Pressure ulcers (PrU) are among the most significant complications in Veterans with spinal cord impairment (SCI) in terms of quality of life and cost of care. The currently used risk assessment tool, the Braden Scale, suffers from a number of limitations. (1) The Braden scale is not SCI-specific and has severe ceiling effects in the SCI population. VA External Peer Review Program (EPRP) surveys, conducted between 2008 and 2010 at 22 VA SCI/D Centers, found on average 95.3% of all patients received a Braden score within 24 hours of an impatient admission with 91.3% of those measured identified as being at high risk. (2) Some risk variables for which there is research evidence or strong clinical support are not well represented in existing assessment tool. (3) The current risk assessment tool was primarily developed for use in the inpatient setting. However, after the acute post-injury period, most individuals with SCI acquire PrUs outside the hospital. Based on the EPRP survey between 2008 and 2010, less than 2% of Veterans admitted to VHA SCI/D Centers in 2010 developed hospital acquired PrUs.
The Aims for this study are: 1) Develop natural language processing (NLP) programs to identify the occurrence of PrUs;2) Develop predictive models of occurrence of PrUs based on available structured data for early impact on PrU risk assessment;3) Develop NLP programs to reliably extract information about potential predictors from text in clinical notes;4) Combine risk information obtained through structured and text- extracted NLP data, and develop robust risk assessment predictive of PrUs. Project Methods: This is a retrospective cohort study of Veterans with SCI. The inception of the cohort includes all Veterans with SCI cared for in the VHA in FY 2009 that had no record of a pressure ulcer in the previous 12 months. Potential risk factors (e.g. demographics, diseases status, co-morbidities, health behaviors, psychosocial factors, home care) identified in the literature will be reviewed by an expert panel for logical consistency, completeness and clinical relevance. Review of the EHR will be conducted to determine if the identified risk factors are found in structured (coded in database/table) or in narrative data (text in clinical notes). All structured and narrative data for the targeted cohort or FY 2009-2013 (anticipated most recent data available) will be obtained through the VA Informatics and Computing Infrastructure (VINCI).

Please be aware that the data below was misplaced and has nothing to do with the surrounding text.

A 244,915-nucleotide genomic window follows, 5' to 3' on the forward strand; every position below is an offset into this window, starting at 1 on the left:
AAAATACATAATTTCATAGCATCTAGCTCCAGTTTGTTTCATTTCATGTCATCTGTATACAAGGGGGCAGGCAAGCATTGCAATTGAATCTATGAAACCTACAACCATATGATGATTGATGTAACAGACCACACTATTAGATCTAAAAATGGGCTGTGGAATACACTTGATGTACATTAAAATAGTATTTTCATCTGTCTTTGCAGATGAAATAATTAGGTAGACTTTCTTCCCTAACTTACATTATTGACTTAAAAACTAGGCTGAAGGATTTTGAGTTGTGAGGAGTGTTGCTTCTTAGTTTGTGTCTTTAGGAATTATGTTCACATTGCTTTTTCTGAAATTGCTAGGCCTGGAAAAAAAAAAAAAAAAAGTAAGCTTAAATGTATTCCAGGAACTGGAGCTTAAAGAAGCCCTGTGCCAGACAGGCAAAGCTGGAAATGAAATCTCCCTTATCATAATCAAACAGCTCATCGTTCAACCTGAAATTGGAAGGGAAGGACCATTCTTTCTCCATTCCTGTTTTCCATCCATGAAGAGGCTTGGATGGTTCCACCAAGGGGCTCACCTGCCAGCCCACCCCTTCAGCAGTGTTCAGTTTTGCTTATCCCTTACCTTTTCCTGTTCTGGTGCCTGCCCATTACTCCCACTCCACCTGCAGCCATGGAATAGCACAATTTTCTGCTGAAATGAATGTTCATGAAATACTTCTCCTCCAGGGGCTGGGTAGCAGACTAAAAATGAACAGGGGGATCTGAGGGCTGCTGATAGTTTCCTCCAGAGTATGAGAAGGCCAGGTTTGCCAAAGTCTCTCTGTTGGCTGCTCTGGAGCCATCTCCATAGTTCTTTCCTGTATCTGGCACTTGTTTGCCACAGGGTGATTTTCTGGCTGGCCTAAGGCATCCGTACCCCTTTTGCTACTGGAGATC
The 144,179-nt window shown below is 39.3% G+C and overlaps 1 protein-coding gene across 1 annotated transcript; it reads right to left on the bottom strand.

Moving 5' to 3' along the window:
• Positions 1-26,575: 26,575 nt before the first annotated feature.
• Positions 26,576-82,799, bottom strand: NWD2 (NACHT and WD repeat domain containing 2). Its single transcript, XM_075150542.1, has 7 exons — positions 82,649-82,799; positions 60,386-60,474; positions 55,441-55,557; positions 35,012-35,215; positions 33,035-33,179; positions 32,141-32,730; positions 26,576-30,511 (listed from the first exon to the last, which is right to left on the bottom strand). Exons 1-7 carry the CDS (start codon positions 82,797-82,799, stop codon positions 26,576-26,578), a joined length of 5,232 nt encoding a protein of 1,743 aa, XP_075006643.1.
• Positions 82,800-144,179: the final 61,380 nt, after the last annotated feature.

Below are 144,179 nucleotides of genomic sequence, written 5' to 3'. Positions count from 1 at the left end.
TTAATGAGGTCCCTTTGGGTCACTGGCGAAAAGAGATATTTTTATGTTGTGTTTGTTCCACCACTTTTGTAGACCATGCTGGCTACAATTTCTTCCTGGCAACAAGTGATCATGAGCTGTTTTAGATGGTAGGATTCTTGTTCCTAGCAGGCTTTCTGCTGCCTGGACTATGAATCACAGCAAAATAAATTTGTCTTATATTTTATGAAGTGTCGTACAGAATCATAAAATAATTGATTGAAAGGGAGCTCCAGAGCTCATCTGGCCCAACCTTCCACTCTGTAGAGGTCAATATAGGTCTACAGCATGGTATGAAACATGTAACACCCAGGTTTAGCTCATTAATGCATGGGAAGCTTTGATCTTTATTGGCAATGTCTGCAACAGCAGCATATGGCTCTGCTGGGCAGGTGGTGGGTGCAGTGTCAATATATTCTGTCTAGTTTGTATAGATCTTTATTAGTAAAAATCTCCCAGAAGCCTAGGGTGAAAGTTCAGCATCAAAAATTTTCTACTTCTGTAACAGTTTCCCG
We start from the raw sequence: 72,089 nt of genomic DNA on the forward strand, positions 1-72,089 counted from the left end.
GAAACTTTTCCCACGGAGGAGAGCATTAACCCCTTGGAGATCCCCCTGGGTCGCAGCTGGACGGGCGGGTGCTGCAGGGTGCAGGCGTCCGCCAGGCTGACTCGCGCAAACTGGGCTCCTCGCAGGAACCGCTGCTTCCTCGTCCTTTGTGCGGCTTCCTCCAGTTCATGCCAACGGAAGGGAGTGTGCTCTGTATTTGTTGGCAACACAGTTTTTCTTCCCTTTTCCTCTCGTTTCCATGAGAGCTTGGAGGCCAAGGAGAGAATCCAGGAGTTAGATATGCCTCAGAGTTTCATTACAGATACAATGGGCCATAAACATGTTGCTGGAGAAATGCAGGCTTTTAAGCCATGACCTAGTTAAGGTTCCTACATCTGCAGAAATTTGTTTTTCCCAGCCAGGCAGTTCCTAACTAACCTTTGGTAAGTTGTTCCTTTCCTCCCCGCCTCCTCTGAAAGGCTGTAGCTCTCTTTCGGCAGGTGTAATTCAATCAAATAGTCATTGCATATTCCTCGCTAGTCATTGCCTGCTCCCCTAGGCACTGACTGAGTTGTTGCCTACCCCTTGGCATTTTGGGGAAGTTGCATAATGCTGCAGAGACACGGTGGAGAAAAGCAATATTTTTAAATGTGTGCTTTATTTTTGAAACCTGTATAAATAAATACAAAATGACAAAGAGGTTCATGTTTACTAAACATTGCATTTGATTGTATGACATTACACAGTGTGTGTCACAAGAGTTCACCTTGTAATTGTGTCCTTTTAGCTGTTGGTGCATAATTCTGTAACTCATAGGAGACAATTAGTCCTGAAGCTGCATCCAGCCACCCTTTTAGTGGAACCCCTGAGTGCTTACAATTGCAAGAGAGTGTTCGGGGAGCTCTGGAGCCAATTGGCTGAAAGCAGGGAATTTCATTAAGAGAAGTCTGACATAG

In Aim 1 we will use 2X2 (Chi-square test) frequency tables to compare the rates of PrU occurrence based on NLP with those based on structured (ICD-9-CM) data.
In Aim 2 predictive models of PrU occurrence based on available structured data alone will be developed and compared with the predictions based on the Braden Scale.
In Aim 3 NLP systems will be developed to extract risk factors from the EHR text.
In Aim 4 predictions based on the new risk models, combining structured data with NLP data will be compared with predictions based on structured data alone and the Braden Scale. Prediction models will be developed with multivariable logistic regression models.

Public Health Relevance

Pressure ulcers (PrU) are among the most significant complications in Veterans with spinal cord impairment (SCI) in terms of quality of life and cost of care. A recent study found that cost of PrU-related hospitalizations for 150 Veterans with SCI over a three- year period was approximately $9 million, and total healthcare costs were $87,639 higher for patients with a PrU ($113,579 vs. $25,940) than those without. There is evidence of a severe ceiling effect when risk is measured using currently available tools. The goal of this 3-year healthcare informatics study is to leverage structured and unstructured (text) data available in the VA electronic health record to develop SCI specific risk models that can be used to better identify risk for PrUs and target prevention strategies, thereby reducing the burden of this condition on Veterans.

National Institute of Health (NIH)
Veterans Affairs (VA)
Non-HHS Research Projects (I01)
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HSR-3 Informatics and Research Methods Development (HSR3)
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James A. Haley VA Medical Center
United States
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